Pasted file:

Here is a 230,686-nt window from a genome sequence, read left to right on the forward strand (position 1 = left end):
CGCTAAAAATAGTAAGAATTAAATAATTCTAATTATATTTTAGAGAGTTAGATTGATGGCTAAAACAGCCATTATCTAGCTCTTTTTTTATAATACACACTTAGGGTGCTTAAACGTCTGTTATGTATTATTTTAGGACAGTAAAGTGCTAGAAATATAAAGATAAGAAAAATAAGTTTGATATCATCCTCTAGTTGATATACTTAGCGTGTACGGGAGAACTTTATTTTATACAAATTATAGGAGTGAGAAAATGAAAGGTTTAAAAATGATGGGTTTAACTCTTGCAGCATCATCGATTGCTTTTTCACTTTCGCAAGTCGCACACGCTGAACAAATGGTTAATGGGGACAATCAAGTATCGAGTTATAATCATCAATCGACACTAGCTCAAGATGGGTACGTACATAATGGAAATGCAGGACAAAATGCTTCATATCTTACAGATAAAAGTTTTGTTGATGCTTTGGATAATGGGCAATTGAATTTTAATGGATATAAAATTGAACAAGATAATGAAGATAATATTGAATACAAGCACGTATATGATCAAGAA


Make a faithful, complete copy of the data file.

Here is a 230,686-nt window from a genome sequence, read left to right on the forward strand (position 1 = left end):
CGCTAAAAATAGTAAGAATTAAATAATTCTAATTATATTTTAGAGAGTTAGATTGATGGCTAAAACAGCCATTATCTAGCTCTTTTTTTATAATACACACTTAGGGTGCTTAAACGTCTGTTATGTATTATTTTAGGACAGTAAAGTGCTAGAAATATAAAGATAAGAAAAATAAGTTTGATATCATCCTCTAGTTGATATACTTAGCGTGTACGGGAGAACTTTATTTTATACAAATTATAGGAGTGAGAAAATGAAAGGTTTAAAAATGATGGGTTTAACTCTTGCAGCATCATCGATTGCTTTTTCACTTTCGCAAGTCGCACACGCTGAACAAATGGTTAATGGGGACAATCAAGTATCGAGTTATAATCATCAATCGACACTAGCTCAAGATGGGTACGTACATAATGGAAATGCAGGACAAAATGCTTCATATCTTACAGATAAAAGTTTTGTTGATGCTTTGGATAATGGGCAATTGAATTTTAATGGATATAAAATTGAACAAGATAATGAAGATAATATTGAATACAAGCACGTATATGATCAAGAA